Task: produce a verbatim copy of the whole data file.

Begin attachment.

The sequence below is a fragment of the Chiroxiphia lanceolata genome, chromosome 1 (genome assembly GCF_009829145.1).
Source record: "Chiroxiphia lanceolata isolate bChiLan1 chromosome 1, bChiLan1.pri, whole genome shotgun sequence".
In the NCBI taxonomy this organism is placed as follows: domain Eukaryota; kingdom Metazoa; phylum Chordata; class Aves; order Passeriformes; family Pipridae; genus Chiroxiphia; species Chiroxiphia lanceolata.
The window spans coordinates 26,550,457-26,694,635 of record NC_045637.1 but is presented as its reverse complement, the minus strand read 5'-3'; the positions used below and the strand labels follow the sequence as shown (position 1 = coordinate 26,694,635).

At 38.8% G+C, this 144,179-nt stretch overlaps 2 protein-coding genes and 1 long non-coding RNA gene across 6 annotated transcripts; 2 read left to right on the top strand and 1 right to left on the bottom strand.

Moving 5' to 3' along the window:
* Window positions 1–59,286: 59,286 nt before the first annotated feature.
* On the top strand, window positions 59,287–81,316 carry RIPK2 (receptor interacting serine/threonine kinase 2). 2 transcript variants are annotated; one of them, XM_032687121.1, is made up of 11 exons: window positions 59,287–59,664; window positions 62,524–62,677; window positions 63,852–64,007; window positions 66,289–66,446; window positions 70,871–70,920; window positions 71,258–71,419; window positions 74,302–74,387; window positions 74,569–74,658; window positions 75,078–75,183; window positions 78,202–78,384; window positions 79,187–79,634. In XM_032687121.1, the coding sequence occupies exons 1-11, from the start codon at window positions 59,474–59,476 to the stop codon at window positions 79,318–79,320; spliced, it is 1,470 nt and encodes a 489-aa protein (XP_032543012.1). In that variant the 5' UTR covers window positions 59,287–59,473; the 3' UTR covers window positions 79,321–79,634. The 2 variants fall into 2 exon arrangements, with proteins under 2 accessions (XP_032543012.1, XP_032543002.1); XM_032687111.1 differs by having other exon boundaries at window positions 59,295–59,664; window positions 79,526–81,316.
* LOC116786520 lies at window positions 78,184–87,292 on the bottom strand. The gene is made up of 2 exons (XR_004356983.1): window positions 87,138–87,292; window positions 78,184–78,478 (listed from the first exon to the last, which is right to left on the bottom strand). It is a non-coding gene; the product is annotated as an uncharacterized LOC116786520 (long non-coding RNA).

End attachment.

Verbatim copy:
The sequence below is a fragment of the Chiroxiphia lanceolata genome, chromosome 1 (genome assembly GCF_009829145.1).
Source record: "Chiroxiphia lanceolata isolate bChiLan1 chromosome 1, bChiLan1.pri, whole genome shotgun sequence".
In the NCBI taxonomy this organism is placed as follows: domain Eukaryota; kingdom Metazoa; phylum Chordata; class Aves; order Passeriformes; family Pipridae; genus Chiroxiphia; species Chiroxiphia lanceolata.
The window spans coordinates 26,550,457-26,694,635 of record NC_045637.1 but is presented as its reverse complement, the minus strand read 5'-3'; the positions used below and the strand labels follow the sequence as shown (position 1 = coordinate 26,694,635).

At 38.8% G+C, this 144,179-nt stretch overlaps 2 protein-coding genes and 1 long non-coding RNA gene across 6 annotated transcripts; 2 read left to right on the top strand and 1 right to left on the bottom strand.

Moving 5' to 3' along the window:
* Window positions 1–59,286: 59,286 nt before the first annotated feature.
* On the top strand, window positions 59,287–81,316 carry RIPK2 (receptor interacting serine/threonine kinase 2). 2 transcript variants are annotated; one of them, XM_032687121.1, is made up of 11 exons: window positions 59,287–59,664; window positions 62,524–62,677; window positions 63,852–64,007; window positions 66,289–66,446; window positions 70,871–70,920; window positions 71,258–71,419; window positions 74,302–74,387; window positions 74,569–74,658; window positions 75,078–75,183; window positions 78,202–78,384; window positions 79,187–79,634. In XM_032687121.1, the coding sequence occupies exons 1-11, from the start codon at window positions 59,474–59,476 to the stop codon at window positions 79,318–79,320; spliced, it is 1,470 nt and encodes a 489-aa protein (XP_032543012.1). In that variant the 5' UTR covers window positions 59,287–59,473; the 3' UTR covers window positions 79,321–79,634. The 2 variants fall into 2 exon arrangements, with proteins under 2 accessions (XP_032543012.1, XP_032543002.1); XM_032687111.1 differs by having other exon boundaries at window positions 59,295–59,664; window positions 79,526–81,316.
* LOC116786520 lies at window positions 78,184–87,292 on the bottom strand. The gene is made up of 2 exons (XR_004356983.1): window positions 87,138–87,292; window positions 78,184–78,478 (listed from the first exon to the last, which is right to left on the bottom strand). It is a non-coding gene; the product is annotated as an uncharacterized LOC116786520 (long non-coding RNA).